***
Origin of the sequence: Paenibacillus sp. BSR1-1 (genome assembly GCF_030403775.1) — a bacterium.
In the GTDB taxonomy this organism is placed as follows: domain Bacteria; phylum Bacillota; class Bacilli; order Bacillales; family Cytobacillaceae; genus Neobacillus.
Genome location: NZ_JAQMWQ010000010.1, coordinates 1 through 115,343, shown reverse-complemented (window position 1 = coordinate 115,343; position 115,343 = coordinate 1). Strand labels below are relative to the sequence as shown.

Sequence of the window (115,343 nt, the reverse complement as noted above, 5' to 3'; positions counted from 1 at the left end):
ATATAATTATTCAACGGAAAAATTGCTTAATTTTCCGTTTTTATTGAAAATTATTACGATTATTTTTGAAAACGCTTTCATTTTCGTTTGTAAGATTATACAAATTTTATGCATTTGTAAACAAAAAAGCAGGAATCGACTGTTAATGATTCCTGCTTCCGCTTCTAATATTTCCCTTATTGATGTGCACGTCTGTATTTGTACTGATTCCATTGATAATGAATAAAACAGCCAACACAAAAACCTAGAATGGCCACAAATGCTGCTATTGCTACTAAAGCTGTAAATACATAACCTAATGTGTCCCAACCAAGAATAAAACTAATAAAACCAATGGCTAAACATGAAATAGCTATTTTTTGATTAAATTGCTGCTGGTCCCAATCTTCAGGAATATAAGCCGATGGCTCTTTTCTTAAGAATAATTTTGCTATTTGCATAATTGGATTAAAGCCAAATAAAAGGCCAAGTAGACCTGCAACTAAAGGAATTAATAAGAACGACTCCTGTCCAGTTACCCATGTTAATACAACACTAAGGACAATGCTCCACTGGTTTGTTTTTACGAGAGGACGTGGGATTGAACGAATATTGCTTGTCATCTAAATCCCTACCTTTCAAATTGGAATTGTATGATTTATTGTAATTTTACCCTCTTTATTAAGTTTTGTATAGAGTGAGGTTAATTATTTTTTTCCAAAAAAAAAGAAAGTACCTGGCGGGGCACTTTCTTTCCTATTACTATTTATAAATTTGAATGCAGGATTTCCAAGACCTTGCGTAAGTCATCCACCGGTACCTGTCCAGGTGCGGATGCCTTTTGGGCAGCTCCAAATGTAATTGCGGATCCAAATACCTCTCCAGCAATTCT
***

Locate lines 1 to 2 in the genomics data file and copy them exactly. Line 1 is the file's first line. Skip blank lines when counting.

Origin of the sequence: Paenibacillus sp. BSR1-1 (genome assembly GCF_030403775.1) — a bacterium.
In the GTDB taxonomy this organism is placed as follows: domain Bacteria; phylum Bacillota; class Bacilli; order Bacillales; family Cytobacillaceae; genus Neobacillus.